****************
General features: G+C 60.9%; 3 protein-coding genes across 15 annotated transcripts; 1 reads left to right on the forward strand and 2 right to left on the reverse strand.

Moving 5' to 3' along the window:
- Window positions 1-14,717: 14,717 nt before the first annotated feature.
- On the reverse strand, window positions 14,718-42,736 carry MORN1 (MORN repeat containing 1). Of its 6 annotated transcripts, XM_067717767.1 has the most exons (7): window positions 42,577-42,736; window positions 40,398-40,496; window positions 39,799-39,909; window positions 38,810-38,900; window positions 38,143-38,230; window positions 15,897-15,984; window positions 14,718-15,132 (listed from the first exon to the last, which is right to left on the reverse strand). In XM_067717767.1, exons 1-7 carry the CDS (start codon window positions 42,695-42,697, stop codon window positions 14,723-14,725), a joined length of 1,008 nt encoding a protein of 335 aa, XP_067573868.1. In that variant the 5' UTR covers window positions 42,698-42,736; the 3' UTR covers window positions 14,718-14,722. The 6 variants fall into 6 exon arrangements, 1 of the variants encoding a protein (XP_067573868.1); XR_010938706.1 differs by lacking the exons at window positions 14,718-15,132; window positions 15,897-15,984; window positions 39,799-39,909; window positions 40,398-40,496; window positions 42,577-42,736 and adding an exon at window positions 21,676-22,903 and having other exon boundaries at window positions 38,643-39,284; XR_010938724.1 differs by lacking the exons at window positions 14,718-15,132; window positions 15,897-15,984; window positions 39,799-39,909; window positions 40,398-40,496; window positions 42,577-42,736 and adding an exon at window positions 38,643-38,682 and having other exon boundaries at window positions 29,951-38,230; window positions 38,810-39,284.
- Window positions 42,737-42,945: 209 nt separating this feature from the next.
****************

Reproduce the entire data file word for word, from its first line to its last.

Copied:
General features: G+C 60.9%; 3 protein-coding genes across 15 annotated transcripts; 1 reads left to right on the forward strand and 2 right to left on the reverse strand.

Moving 5' to 3' along the window:
- Window positions 1-14,717: 14,717 nt before the first annotated feature.
- On the reverse strand, window positions 14,718-42,736 carry MORN1 (MORN repeat containing 1). Of its 6 annotated transcripts, XM_067717767.1 has the most exons (7): window positions 42,577-42,736; window positions 40,398-40,496; window positions 39,799-39,909; window positions 38,810-38,900; window positions 38,143-38,230; window positions 15,897-15,984; window positions 14,718-15,132 (listed from the first exon to the last, which is right to left on the reverse strand). In XM_067717767.1, exons 1-7 carry the CDS (start codon window positions 42,695-42,697, stop codon window positions 14,723-14,725), a joined length of 1,008 nt encoding a protein of 335 aa, XP_067573868.1. In that variant the 5' UTR covers window positions 42,698-42,736; the 3' UTR covers window positions 14,718-14,722. The 6 variants fall into 6 exon arrangements, 1 of the variants encoding a protein (XP_067573868.1); XR_010938706.1 differs by lacking the exons at window positions 14,718-15,132; window positions 15,897-15,984; window positions 39,799-39,909; window positions 40,398-40,496; window positions 42,577-42,736 and adding an exon at window positions 21,676-22,903 and having other exon boundaries at window positions 38,643-39,284; XR_010938724.1 differs by lacking the exons at window positions 14,718-15,132; window positions 15,897-15,984; window positions 39,799-39,909; window positions 40,398-40,496; window positions 42,577-42,736 and adding an exon at window positions 38,643-38,682 and having other exon boundaries at window positions 29,951-38,230; window positions 38,810-39,284.
- Window positions 42,737-42,945: 209 nt separating this feature from the next.